Family Files Civil Suit
Funeral Home Killings: The Family of One of the Victims Files Suit against Bishops across the Country

By John Hartzell
The Associated Press, ņarried in Duluth News Tribune
August 9, 2006

Milwaukee - The family of a man believed to have been killed by a Roman Catholic priest filed a civil suit Tuesday against almost 200 bishops across the country, seeking the disclosure of the names and locations of clergy accused of molesting children.

The suit was filed in St. Croix County, Wis., where a judge ruled in October that there was probable cause that the Rev. Ryan Erickson shot Daniel O'Connell and James Ellison at the O'Connell family's Hudson, Wis., funeral home.

In the suit, O'Connell's parents and three siblings asked for all documents from the bishops and the United States Conference of Catholic Bishops regarding molestation to be released to law enforcement.

"The bishops and the USCCB have established a policy of harboring and protecting suspected child molesting agents, thereby endangering numerous children throughout the United States," their complaint said.

O'Connell, 39, was shot and killed Feb. 5, 2002, at the Hudson funeral home, along with an employee, James Ellison, 22.

Erickson, 31, hanged himself in December 2004 in Hurley, Wis., just days after police questioned him in the slayings.

St. Croix County District Attorney Eric Johnson has said evidence suggested O'Connell learned the priest was sexually abusing someone, was providing alcohol to minors, or both.

"He found out the priest was molesting children," Thomas O'Connell Jr., Daniel's brother, said Tuesday at a news conference announcing the suit, which was filed in St. Croix County.

"We're finishing a job Dan started," said Janet O'Connell, Daniel's mother.

The O'Connell and Ellison families met in November to talk about clergy sexual abuse with a representative of the bishop's conference in Washington and asked the bishops to arrange a meeting with Pope Benedict XVI.

The two families also met in February with several Catholic officials in Hudson, including Bishop Raphael Fliss of the Superior diocese and the director of the bishop conference's office of children and youth protection.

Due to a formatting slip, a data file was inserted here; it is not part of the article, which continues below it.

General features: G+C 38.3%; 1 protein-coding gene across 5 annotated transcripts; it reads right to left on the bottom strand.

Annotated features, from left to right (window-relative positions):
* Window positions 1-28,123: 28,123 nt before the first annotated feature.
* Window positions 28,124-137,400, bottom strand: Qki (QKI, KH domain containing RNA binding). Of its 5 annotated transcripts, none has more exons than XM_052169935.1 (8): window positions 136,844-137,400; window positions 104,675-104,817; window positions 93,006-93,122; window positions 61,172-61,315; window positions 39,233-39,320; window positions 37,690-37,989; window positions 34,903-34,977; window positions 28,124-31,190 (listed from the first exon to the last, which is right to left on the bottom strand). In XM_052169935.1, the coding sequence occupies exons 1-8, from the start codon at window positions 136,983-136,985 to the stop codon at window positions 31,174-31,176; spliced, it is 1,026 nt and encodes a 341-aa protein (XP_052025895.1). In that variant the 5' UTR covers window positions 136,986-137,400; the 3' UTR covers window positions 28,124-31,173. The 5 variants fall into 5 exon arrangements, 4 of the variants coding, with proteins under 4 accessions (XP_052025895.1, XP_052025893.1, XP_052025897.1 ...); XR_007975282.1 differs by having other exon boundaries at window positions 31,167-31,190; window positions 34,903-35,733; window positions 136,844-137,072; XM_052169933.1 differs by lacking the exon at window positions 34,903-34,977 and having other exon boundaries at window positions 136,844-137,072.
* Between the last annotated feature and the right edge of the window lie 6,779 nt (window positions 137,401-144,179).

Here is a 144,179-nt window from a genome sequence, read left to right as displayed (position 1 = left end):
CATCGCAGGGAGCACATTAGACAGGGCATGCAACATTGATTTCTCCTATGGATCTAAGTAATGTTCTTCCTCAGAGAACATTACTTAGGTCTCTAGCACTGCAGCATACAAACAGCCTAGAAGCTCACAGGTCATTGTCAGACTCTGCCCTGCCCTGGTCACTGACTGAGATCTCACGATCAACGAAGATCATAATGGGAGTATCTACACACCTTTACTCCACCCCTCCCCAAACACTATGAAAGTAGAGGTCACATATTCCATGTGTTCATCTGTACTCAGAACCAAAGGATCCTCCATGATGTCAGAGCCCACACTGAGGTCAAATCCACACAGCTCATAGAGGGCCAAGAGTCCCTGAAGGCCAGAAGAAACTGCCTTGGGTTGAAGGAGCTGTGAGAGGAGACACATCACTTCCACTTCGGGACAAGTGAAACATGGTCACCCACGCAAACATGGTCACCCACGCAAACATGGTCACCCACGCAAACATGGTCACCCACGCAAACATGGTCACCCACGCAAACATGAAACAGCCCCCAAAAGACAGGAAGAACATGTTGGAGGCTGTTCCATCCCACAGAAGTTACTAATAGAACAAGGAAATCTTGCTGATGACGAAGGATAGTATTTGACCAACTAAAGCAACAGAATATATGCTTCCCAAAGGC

Fliss's secretary, Pat Wildenberg, said the Superior bishop was out of town Tuesday and not immediately available for comment.

Jeff Anderson, a St. Paul attorney representing the family, said a lack of action since then had prompted the O'Connells to go to court.

"They are here today because the bishops have turned their back on this issue and this family," he said. "Tell us exactly who the offenders are, dead or alive, and where they are."

Anderson said the family was not seeking monetary damages.

"We're not looking for money, we're looking for people," said Thomas O'Connell Sr., Daniel's father.

David Clohessy, national director of the Survivors Network of those Abused by Priests, said 12 or 13 bishops have released partial lists of clergy sexual abusers, but many other names have not been disclosed around the country.

Monsignor Frank Maniscalco, a spokesman for the U.S. Conference of Catholic Bishops, said he was not familiar with the O'Connells' specific request about release of information, and had no immediate comment.

But he noted a conference representative had met with the family in Washington and Hudson. Maniscalco said the conference had policies calling for -- among other things -- the removal of any priests proven to have engaged in sexual abuse or admitting it. The policy also requires the passing along of reports on sex abuse to law enforcement.


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